Google Inc., owner of YouTube, said an outage of the popular video-sharing site Thursday was technical and not caused by outside tampering.

“YouTube is up again following a technical issue which has now been resolved,” a spokeswoman for Google said in a written statement. “We know how important YouTube is for people and apologize for any inconvenience the downtime may have caused.”

The outage apparently lasted for just over an hour, from roughly 7 to 8 a.m. ET.

A YouTube source said the outage was not the result of any kind of attack or related in any way to Google’s recent move to stop censoring results in China.

The timing of the outage, just days after Google’s announcement, had spurred speculation online.

During the time YouTube was down, Internet users were still able to access individual videos, but YouTube’s main page returned a “Http/1.1 Service Unavailable” message.

The source said it’s Google’s default policy to not discuss the details on the cause of outages.

The search-engine giant has been embroiled in a public feud with the communist nation since January, when Google said it was the target of a “highly sophisticated and targeted attack” originating in China.

“I think many people are, understandably, looking for China to take some unique and extraordinary technical measures to ‘punish’ Google,” said Ron Deibert, director of the Citizen Lab at the University of Toronto’s Munk Centre for International Studies.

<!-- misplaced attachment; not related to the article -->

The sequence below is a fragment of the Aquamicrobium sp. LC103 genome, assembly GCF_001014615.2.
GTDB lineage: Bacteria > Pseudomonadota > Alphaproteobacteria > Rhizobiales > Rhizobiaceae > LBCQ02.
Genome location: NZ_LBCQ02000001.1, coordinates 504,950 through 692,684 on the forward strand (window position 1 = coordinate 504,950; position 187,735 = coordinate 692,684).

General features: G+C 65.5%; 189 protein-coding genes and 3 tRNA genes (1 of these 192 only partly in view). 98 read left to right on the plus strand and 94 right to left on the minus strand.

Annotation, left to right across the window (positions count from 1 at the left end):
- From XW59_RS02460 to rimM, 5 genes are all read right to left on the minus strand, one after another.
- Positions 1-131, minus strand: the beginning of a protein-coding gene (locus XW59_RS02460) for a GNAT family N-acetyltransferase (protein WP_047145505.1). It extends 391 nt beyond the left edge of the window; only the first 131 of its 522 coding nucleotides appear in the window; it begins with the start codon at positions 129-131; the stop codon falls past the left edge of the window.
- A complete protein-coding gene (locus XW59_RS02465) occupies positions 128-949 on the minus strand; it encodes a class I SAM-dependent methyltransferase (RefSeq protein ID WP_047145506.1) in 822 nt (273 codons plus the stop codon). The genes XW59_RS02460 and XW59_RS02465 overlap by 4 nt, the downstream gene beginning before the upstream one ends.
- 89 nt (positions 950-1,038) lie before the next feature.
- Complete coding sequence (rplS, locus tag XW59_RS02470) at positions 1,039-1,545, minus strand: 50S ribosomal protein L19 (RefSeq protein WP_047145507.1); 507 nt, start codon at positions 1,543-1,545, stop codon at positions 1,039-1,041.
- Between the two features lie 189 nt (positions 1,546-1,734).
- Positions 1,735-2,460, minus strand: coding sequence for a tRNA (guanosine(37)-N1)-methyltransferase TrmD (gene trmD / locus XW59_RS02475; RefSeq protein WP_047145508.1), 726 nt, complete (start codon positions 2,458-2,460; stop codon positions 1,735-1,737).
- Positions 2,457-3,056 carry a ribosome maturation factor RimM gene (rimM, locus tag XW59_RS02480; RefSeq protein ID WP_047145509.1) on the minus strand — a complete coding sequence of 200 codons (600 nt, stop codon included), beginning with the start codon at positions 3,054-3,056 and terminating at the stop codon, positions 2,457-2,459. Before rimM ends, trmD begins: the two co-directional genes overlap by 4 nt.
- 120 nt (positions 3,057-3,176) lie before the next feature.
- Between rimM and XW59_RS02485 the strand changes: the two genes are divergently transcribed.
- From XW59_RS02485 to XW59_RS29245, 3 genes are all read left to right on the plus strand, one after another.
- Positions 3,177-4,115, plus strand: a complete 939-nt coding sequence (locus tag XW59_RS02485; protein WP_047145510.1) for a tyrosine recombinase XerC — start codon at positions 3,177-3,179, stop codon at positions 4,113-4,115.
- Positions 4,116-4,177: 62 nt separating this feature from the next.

But he said that nothing along those lines has been made public.

“So far, what I have seen is business as usual, and this includes the filtering that is happening at the backbone/gateway levels that have been more or less consistent for a long period of time.

“As for the source of the YouTube problems, I am sure they are investigating, and it could be a billion problems, just as it was for Wikipedia, which turned out to be a server cooling problem, according to reports.”

Google began operating in China in 2006, agreeing to limited censorship of what the government there considers controversial sites.

A dashboard page posted by Google after it made its announcement shows that YouTube, one of the Internet’s most popular sites, has been blocked in mainland China for the past four days.

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Google Sites and Blogger also have been blocked, while other Google properties like photo site Picasa and Google Docs have been partially blocked, according to the page.

Web search and Google Images, which like other services now originate from Google servers in Hong Kong, were reporting no blockage on the page.

The YouTube downtime created much online buzz early Thursday. The term “Service Unavailable” became a trending topic, and many blogs were speculating on a possible China connection.

The outage came a day after Wikipedia, the user-created online encyclopedia, was down for several hours.